In some parts of the world, governments still keep a close eye on communications about political and social matters. That begs to ask the question: how good is WhatsApp at keeping our correspondences private?
WhatsApp is one of the most used mobile messaging apps worldwide, with over one billion users. Chances are you are one of them, and you have used the app today to talk with your friends or family. Our need for security and privacy is a widely debated issue in modern times, so companies struggle to assure their users about the safety of their service.
The most discussed feature of WhatsApp lately, especially after Facebook has purchased it, is its ability to secure all the messages with end-to-end encryption.
If you have the latest version of the app on your device, you have probably noticed a message in your chats in which the app informs about the end-to-end encryption of the chat and calls.
What Does This Mean?
First, let’s explain what encryption is and what does it mean for you as a user, for WhatsApp as a company and third parties like governments or the parent company, Facebook.
Encryption is coding the data in a message or a call so that it cannot be deciphered during transfer unless you have a security key. In this case, WhatsApp’s encrypting system only allows the sender and the receiver to know what has been sent. That applies to text messages, calls and media files that are being sent through WhatsApp from one device to another.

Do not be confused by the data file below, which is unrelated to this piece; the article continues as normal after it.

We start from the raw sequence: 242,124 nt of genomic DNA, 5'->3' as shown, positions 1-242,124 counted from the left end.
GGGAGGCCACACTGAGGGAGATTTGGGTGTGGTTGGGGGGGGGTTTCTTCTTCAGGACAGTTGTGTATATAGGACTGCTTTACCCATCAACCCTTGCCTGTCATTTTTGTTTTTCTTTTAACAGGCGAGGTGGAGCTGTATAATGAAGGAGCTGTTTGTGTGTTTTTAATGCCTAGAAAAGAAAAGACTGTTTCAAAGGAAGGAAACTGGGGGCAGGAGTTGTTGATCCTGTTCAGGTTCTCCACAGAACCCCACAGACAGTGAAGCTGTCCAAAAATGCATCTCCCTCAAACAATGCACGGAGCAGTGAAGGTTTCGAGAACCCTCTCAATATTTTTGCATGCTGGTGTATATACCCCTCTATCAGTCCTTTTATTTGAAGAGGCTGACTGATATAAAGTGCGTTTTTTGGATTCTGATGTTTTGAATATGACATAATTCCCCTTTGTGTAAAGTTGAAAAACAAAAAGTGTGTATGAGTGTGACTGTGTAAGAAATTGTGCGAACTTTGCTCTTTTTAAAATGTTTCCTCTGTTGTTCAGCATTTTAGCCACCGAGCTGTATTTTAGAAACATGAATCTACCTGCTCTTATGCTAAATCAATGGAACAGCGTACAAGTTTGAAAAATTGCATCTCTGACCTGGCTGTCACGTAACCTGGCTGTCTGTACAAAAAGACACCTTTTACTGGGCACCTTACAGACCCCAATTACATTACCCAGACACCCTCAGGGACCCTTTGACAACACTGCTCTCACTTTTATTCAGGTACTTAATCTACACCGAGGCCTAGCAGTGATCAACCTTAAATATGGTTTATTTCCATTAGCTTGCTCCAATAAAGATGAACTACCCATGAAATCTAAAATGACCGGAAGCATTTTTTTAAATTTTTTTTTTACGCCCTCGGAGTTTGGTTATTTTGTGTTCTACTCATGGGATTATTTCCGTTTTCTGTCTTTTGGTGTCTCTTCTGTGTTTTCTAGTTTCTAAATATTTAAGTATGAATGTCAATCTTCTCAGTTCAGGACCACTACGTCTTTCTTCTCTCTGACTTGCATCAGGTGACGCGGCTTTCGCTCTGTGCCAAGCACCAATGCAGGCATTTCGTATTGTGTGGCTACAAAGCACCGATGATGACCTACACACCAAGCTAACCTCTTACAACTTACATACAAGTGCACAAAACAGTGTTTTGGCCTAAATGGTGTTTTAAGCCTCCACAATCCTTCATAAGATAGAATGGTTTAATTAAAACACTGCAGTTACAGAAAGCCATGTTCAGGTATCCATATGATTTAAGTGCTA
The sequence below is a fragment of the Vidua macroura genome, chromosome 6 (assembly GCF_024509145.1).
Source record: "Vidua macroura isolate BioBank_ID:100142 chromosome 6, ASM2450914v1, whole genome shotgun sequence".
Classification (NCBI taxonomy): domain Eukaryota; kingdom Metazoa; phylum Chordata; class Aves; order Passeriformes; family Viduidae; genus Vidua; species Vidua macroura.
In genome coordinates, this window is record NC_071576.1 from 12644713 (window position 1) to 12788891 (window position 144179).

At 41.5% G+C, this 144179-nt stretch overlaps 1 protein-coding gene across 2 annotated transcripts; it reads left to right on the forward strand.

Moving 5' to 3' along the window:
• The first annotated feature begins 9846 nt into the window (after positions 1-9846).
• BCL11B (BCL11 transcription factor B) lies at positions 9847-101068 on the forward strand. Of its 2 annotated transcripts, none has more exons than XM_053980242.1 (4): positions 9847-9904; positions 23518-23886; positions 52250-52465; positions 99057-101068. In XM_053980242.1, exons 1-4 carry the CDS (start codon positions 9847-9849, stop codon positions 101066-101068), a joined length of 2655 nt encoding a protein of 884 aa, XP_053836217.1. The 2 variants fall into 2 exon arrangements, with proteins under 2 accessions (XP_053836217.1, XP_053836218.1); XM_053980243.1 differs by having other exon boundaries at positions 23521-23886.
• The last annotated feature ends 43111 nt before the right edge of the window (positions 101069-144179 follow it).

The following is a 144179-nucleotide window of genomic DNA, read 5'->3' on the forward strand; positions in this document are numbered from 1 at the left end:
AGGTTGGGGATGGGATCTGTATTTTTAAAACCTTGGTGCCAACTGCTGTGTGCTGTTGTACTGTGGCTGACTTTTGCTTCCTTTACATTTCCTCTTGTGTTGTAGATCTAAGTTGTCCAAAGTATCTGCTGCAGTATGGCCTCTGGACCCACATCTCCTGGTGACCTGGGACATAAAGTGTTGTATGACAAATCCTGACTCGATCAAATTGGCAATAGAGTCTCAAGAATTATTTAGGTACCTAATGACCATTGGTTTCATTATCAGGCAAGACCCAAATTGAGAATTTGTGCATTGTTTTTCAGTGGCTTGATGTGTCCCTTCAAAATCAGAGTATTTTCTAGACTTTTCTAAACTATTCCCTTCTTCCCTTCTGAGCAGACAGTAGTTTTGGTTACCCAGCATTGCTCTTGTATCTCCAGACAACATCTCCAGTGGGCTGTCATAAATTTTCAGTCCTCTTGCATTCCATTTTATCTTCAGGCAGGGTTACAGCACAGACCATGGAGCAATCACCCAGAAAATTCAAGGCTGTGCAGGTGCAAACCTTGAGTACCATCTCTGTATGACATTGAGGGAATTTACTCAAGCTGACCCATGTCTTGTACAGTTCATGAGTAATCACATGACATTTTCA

Now, you might think that all your messaging apps do this since you have access to your conversations through your private password, but WhatsApp has been the first company to have this initiative. Other apps have vulnerabilities, but they avoid them through E2EE (end-to-end encryption).
The difference is that not even the app itself can know what you are transmitting through it. That means that no third party can access your data, and this leaves no back door that hackers or entities that want to use your data against you or for their benefit can access.
This approach also means that government institutions can not access your WhatsApp conversations in any way. According to Tuko, that sparked a lot of media attention and debate, with critics stating that end-to-end encryption could offer communication ground to terrorist and intelligence organizations.
Besides more blunt security concerns of the law enforcements and government representatives, another discussion worth mentioning is data sharing between WhatsApp and Facebook since the acquisition by the latter. A lot of people express their concerns about Facebook’s privacy settings and worry that they affect their privacy on WhatsApp as well.
While the two apps do share some information, the end-to-end encrypting on WhatsApp still stands when it comes to your conversations. WhatsApp does register user behavior and sends it to Facebook, but that’s it.
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So How Are My Messages Being Stored and Retrieved?